A Year In Food

From New York to Costa Rica to Europe to California: 365 Days of Dining Out

Saturday, July 02, 2005

Jul. 2.

Gum Fung and Dumplings

Squid and Seaweed and Clams and Shrimp

Cheung Fun and Jell-O

Lunch -

Gum Fung - 13628 39th Ave, Flushing, Queens
Har gow (Shrimp dumplings), Sui my (pork dumplings), Vegetable dumplings, Seafood dumpling in soup, Squid with seaweed salad, Salt-baked shrimp, Clams in brown sauce, Fried dough cheung fun, Shrimp-stuffed eggplant, Nor my gai (Chicken-stuffed rice wrapped in a lotus leaf), Fried shrimp rolls, tri-colored Jell-O, peanut-filled glutin balls, a Tsingtao

I like to pretend I’m a snob. If one of my friends invites me to Brooklyn, I might roll my eyes and say, “Has something happened to all the other boroughs?” If the destination is Queens, I might decline with, “Maybe after I’ve eaten at every place in Manhattan twice.” And I can’t even write what I say when Staten Island is suggested.

But the truth is I love heading out to the outer boroughs. It feels like a mini-adventure, always introducing me to some community worlds apart from the East Village. More importantly, the food is usually better and more authentic due to cheaper rents, more diverse ethnic neighborhoods and newer influxes of immigrants.

On Saturday morning, I caught the 7 train to its last stop. I was meeting Manny and his friend Seth in Flushing to check out Gum Fung, which is reputedly Queens’ best dim sum. By extension, this may mean New York’s best. The three of us convened at a glaringly early 11:45 to see if its reputation was deserved.

From first appearances, the main dining room reminded me a lot of spots in the city such as Golden Unicorn. Situated in a massive space, it resembled a hotel banquet room, gaudily decorated with golds and reds. Old Chinese women patrolled the floor, maneuvering their carts of dumplings and fried chicken feet up and down the wide aisles between tables.

The women were peddling their offerings like they made a ten-dollar commission from every sale. They would hold bamboo steamers an inch above our table, saying “You want. You want,” a declaration rather than a question. Even when our banquette was overloaded with food, they kept coming with snails and with fried rice, with pork buns and with strips of beef. When we turned down a dish, insisting no, we really didn’t want it, they would flash us a look like we had just impregnated their daughters. It's a classic part of the dim sum experience and I loved it.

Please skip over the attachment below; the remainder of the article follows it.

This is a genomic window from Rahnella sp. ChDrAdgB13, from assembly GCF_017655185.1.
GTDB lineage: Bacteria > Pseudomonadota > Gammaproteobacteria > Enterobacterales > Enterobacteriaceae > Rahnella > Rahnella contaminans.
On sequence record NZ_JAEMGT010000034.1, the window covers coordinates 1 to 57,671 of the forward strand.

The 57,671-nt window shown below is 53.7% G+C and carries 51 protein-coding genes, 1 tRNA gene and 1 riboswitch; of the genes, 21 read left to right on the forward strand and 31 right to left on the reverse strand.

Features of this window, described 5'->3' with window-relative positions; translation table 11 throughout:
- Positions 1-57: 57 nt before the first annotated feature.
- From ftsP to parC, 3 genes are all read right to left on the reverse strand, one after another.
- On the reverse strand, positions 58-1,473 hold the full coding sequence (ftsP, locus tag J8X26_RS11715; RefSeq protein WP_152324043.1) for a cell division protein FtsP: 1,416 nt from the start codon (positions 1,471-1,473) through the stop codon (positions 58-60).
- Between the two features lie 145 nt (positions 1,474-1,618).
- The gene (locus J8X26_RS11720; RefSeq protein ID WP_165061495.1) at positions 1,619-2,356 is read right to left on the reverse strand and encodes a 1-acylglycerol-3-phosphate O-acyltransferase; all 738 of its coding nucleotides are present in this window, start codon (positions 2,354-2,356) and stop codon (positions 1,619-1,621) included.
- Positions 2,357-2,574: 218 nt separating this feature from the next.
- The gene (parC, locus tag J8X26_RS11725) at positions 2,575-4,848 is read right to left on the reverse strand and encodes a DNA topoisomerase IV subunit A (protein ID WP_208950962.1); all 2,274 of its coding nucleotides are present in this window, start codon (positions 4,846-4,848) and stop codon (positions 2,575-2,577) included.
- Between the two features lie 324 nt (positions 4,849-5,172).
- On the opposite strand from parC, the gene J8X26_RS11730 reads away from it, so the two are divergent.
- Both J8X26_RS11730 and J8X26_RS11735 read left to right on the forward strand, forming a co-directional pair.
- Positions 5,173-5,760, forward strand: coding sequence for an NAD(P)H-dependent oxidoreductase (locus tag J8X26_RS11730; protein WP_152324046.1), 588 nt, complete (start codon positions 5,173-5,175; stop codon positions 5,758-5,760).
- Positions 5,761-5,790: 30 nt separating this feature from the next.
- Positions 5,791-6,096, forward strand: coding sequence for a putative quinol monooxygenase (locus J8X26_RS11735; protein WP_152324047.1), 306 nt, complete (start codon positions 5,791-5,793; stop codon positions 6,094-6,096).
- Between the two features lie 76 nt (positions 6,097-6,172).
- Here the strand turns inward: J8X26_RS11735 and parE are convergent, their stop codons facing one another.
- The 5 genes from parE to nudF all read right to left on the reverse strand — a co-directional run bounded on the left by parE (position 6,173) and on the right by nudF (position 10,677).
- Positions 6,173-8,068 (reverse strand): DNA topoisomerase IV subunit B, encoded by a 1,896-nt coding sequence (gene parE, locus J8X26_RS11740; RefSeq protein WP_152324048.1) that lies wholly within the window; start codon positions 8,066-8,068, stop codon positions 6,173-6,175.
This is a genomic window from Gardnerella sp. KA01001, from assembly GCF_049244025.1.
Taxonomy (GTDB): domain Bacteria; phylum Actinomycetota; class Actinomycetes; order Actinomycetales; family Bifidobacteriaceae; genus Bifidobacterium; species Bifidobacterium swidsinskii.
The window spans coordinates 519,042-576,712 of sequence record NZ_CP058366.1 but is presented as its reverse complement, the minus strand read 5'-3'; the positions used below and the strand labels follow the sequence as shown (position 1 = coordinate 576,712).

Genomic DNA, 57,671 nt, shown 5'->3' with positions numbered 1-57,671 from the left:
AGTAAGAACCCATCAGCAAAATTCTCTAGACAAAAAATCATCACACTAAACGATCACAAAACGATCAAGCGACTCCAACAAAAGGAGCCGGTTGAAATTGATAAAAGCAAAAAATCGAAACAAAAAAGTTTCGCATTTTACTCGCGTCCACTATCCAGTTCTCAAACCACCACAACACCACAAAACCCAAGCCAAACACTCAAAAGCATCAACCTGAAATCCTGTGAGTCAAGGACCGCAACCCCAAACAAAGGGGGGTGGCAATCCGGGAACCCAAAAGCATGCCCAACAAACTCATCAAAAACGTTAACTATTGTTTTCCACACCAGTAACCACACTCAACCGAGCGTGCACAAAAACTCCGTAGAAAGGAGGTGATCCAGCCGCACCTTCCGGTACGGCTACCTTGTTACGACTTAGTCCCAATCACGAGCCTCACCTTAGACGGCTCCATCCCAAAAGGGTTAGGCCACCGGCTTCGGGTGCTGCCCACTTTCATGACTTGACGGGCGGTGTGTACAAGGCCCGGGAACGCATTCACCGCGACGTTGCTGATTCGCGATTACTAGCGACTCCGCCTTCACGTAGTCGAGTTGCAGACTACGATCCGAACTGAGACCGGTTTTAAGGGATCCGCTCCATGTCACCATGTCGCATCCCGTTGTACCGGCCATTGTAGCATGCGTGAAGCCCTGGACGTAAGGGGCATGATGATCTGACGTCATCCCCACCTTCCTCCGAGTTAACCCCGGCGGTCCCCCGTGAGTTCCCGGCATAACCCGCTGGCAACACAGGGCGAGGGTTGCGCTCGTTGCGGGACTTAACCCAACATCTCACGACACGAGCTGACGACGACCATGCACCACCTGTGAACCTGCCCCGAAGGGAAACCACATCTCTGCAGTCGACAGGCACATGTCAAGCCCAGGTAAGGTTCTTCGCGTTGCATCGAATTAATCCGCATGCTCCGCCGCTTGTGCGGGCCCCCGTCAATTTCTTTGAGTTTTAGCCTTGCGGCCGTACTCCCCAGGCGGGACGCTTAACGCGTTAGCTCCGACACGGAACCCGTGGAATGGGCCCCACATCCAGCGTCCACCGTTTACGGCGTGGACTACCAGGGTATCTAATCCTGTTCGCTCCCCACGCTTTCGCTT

The food unfortunately was more hit or miss. Most of it fell into the category of good but not great and more surprisingly, little of what we had stood out from the fare you’d find in Manhattan’s Chinatown. All the dumplings we tried were tastily filled, but they had been sitting in the steamers too long, making their skins stick to the base of the pots. The squid with seaweed salad was good enough although I noticed that none of us was rushing to finish it. Manny rightly dismissed the rubbery clams we got as subpar and I was the only one who bothered to pick at the large portion we received. I did enjoy the salt-baked shrimps, with their heads and skins left intact. (At one point, we got to watch a cook drag a net through a giant aquarium to refresh his supply of shrimp.) The eggplant stuffed with shrimp was also a step above average and we all enjoyed the chicken-stuffed rice stewed in lotus leaves. My favorite item though was the cheung fun, which had fried dough wrapped in a white noodle. It was something I’d never tried and I really enjoyed the mix of textures here. It was even stranger and better dipped in the hoisin sauce that came with it.

Nonetheless, no matter what we tried, we all ended up underwhelmed. Back on the 7, Seth, getting his Ph.D. in comp lit, waxed rhapsodic about the healthier and better dumplings at Dim Sum Go Go (see Dinner, Mar. 19). It was one of the first times I’d heard someone go to an ethnic outer borough outpost and still come away preferring the Manhattan version. But he was right. Dim Sum Go Go served much cleaner and often more interesting food. Even for people who prefer the full dim sum experience, Golden Unicorn proved itself comparable to Gum Fung. Best of all, with each of these much closer options, I could sleep in and keep my snobbery intact. 6/10


Blogger Drew said...

I assume 'dumpings' is just a typo and you're not describing what the food did to you later on.


10:11 PM  
Anonymous chef 'em out said...

Drew, very observant and funny.

8:51 AM  
Blogger Lonesome Hero said...

Ha. A little from column A and a little from column B... I'll make the change.

10:22 AM  
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